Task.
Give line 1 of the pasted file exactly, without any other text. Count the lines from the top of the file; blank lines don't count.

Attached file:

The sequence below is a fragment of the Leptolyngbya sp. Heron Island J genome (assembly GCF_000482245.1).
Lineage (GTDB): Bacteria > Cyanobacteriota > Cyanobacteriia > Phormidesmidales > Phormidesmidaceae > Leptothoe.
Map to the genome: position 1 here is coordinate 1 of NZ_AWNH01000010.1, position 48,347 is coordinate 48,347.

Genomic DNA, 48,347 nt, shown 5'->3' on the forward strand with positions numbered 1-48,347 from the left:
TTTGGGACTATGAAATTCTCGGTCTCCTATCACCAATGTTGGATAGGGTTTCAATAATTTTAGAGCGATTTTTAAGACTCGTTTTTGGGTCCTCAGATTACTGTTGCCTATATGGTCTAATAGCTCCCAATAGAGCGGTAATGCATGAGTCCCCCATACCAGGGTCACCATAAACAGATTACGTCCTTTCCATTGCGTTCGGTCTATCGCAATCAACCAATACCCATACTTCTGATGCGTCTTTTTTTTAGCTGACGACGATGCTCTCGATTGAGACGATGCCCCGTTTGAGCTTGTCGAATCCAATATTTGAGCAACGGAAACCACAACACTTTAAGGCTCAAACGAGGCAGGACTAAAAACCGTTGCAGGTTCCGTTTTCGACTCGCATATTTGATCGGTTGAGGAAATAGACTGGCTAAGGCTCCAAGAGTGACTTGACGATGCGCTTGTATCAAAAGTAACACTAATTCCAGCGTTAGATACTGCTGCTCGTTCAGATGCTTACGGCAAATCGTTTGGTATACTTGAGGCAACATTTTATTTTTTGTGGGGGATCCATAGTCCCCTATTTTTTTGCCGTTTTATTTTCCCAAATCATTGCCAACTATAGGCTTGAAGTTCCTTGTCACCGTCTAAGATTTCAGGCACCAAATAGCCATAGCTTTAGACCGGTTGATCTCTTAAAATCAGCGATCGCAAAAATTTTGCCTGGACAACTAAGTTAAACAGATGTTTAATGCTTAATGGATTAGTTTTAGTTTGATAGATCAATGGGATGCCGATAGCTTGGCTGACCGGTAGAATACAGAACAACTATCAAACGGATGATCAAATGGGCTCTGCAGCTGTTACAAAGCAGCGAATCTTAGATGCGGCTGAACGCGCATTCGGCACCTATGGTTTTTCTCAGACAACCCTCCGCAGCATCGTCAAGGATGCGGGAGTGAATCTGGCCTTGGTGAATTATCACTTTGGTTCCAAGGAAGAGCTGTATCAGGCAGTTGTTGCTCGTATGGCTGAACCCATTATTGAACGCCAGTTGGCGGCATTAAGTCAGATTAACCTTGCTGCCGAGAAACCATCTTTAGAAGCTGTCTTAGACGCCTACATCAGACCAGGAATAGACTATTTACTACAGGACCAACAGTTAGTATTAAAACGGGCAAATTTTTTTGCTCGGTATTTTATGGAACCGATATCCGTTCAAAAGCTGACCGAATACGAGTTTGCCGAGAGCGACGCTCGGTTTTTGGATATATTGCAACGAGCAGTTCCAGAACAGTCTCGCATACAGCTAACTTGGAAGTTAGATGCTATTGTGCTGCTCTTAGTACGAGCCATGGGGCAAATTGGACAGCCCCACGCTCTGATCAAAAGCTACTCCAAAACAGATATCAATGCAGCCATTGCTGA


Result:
The sequence below is a fragment of the Leptolyngbya sp. Heron Island J genome (assembly GCF_000482245.1).